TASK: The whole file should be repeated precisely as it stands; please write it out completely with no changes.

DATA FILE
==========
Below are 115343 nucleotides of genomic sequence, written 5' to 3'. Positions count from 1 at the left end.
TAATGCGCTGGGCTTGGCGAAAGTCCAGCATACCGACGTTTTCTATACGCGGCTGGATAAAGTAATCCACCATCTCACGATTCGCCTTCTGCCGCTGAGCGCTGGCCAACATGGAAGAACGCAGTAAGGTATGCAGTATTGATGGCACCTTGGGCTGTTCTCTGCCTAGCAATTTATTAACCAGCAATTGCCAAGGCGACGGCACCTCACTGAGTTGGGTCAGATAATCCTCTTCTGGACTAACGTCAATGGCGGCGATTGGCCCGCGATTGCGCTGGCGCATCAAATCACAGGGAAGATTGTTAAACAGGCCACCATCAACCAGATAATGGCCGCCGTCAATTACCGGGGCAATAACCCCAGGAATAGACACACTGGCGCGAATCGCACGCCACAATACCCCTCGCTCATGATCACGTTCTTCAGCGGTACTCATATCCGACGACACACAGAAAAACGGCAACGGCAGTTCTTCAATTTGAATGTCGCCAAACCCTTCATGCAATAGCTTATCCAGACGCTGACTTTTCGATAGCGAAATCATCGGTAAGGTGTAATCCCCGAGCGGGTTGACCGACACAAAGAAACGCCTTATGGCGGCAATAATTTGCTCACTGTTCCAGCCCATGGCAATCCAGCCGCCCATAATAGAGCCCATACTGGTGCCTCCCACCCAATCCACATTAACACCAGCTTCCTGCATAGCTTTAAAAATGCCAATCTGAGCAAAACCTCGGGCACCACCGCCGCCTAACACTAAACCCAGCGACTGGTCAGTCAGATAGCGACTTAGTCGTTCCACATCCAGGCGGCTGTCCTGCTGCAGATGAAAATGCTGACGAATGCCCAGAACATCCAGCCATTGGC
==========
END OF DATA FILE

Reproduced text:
Below are 115343 nucleotides of genomic sequence, written 5' to 3'. Positions count from 1 at the left end.
TAATGCGCTGGGCTTGGCGAAAGTCCAGCATACCGACGTTTTCTATACGCGGCTGGATAAAGTAATCCACCATCTCACGATTCGCCTTCTGCCGCTGAGCGCTGGCCAACATGGAAGAACGCAGTAAGGTATGCAGTATTGATGGCACCTTGGGCTGTTCTCTGCCTAGCAATTTATTAACCAGCAATTGCCAAGGCGACGGCACCTCACTGAGTTGGGTCAGATAATCCTCTTCTGGACTAACGTCAATGGCGGCGATTGGCCCGCGATTGCGCTGGCGCATCAAATCACAGGGAAGATTGTTAAACAGGCCACCATCAACCAGATAATGGCCGCCGTCAATTACCGGGGCAATAACCCCAGGAATAGACACACTGGCGCGAATCGCACGCCACAATACCCCTCGCTCATGATCACGTTCTTCAGCGGTACTCATATCCGACGACACACAGAAAAACGGCAACGGCAGTTCTTCAATTTGAATGTCGCCAAACCCTTCATGCAATAGCTTATCCAGACGCTGACTTTTCGATAGCGAAATCATCGGTAAGGTGTAATCCCCGAGCGGGTTGACCGACACAAAGAAACGCCTTATGGCGGCAATAATTTGCTCACTGTTCCAGCCCATGGCAATCCAGCCGCCCATAATAGAGCCCATACTGGTGCCTCCCACCCAATCCACATTAACACCAGCTTCCTGCATAGCTTTAAAAATGCCAATCTGAGCAAAACCTCGGGCACCACCGCCGCCTAACACTAAACCCAGCGACTGGTCAGTCAGATAGCGACTTAGTCGTTCCACATCCAGGCGGCTGTCCTGCTGCAGATGAAAATGCTGACGAATGCCCAGAACATCCAGCCATTGGC